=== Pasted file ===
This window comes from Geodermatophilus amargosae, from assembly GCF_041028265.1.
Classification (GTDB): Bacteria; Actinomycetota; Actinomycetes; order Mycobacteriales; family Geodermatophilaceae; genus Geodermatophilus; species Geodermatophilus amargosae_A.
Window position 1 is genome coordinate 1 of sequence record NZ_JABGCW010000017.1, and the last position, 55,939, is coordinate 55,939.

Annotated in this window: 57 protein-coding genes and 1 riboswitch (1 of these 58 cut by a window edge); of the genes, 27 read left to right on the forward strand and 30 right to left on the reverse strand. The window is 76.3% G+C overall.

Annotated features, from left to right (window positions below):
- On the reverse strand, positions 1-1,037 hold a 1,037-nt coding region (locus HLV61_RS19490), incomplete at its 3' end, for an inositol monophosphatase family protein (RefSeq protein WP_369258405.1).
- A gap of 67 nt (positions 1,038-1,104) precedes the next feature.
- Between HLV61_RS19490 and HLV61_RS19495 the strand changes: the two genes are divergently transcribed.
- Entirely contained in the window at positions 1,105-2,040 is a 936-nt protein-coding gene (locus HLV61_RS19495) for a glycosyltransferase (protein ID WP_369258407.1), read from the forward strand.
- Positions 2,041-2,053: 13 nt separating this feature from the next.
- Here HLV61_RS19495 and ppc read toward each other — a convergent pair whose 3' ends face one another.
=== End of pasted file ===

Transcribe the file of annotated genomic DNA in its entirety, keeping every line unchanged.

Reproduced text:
This window comes from Geodermatophilus amargosae, from assembly GCF_041028265.1.
Classification (GTDB): Bacteria; Actinomycetota; Actinomycetes; order Mycobacteriales; family Geodermatophilaceae; genus Geodermatophilus; species Geodermatophilus amargosae_A.
Window position 1 is genome coordinate 1 of sequence record NZ_JABGCW010000017.1, and the last position, 55,939, is coordinate 55,939.

Annotated in this window: 57 protein-coding genes and 1 riboswitch (1 of these 58 cut by a window edge); of the genes, 27 read left to right on the forward strand and 30 right to left on the reverse strand. The window is 76.3% G+C overall.

Annotated features, from left to right (window positions below):
- On the reverse strand, positions 1-1,037 hold a 1,037-nt coding region (locus HLV61_RS19490), incomplete at its 3' end, for an inositol monophosphatase family protein (RefSeq protein WP_369258405.1).
- A gap of 67 nt (positions 1,038-1,104) precedes the next feature.
- Between HLV61_RS19490 and HLV61_RS19495 the strand changes: the two genes are divergently transcribed.
- Entirely contained in the window at positions 1,105-2,040 is a 936-nt protein-coding gene (locus HLV61_RS19495) for a glycosyltransferase (protein ID WP_369258407.1), read from the forward strand.
- Positions 2,041-2,053: 13 nt separating this feature from the next.
- Here HLV61_RS19495 and ppc read toward each other — a convergent pair whose 3' ends face one another.